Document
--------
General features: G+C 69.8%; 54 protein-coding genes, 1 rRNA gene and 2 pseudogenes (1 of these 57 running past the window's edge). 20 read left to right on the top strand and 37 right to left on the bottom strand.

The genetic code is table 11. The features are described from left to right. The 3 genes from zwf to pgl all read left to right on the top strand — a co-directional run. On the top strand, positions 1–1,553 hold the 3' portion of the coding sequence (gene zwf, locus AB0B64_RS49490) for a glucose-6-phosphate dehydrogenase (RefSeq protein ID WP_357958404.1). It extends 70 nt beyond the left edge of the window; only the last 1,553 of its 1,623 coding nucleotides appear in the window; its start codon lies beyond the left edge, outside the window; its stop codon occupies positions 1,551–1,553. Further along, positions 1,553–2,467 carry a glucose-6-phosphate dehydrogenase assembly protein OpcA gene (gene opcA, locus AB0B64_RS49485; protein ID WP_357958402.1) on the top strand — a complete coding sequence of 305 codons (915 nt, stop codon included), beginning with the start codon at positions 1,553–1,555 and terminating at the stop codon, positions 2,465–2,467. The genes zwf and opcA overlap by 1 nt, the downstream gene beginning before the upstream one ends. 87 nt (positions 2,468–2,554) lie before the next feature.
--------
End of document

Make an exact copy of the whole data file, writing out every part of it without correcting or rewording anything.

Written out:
General features: G+C 69.8%; 54 protein-coding genes, 1 rRNA gene and 2 pseudogenes (1 of these 57 running past the window's edge). 20 read left to right on the top strand and 37 right to left on the bottom strand.

The genetic code is table 11. The features are described from left to right. The 3 genes from zwf to pgl all read left to right on the top strand — a co-directional run. On the top strand, positions 1–1,553 hold the 3' portion of the coding sequence (gene zwf, locus AB0B64_RS49490) for a glucose-6-phosphate dehydrogenase (RefSeq protein ID WP_357958404.1). It extends 70 nt beyond the left edge of the window; only the last 1,553 of its 1,623 coding nucleotides appear in the window; its start codon lies beyond the left edge, outside the window; its stop codon occupies positions 1,551–1,553. Further along, positions 1,553–2,467 carry a glucose-6-phosphate dehydrogenase assembly protein OpcA gene (gene opcA, locus AB0B64_RS49485; protein ID WP_357958402.1) on the top strand — a complete coding sequence of 305 codons (915 nt, stop codon included), beginning with the start codon at positions 1,553–1,555 and terminating at the stop codon, positions 2,465–2,467. The genes zwf and opcA overlap by 1 nt, the downstream gene beginning before the upstream one ends. 87 nt (positions 2,468–2,554) lie before the next feature.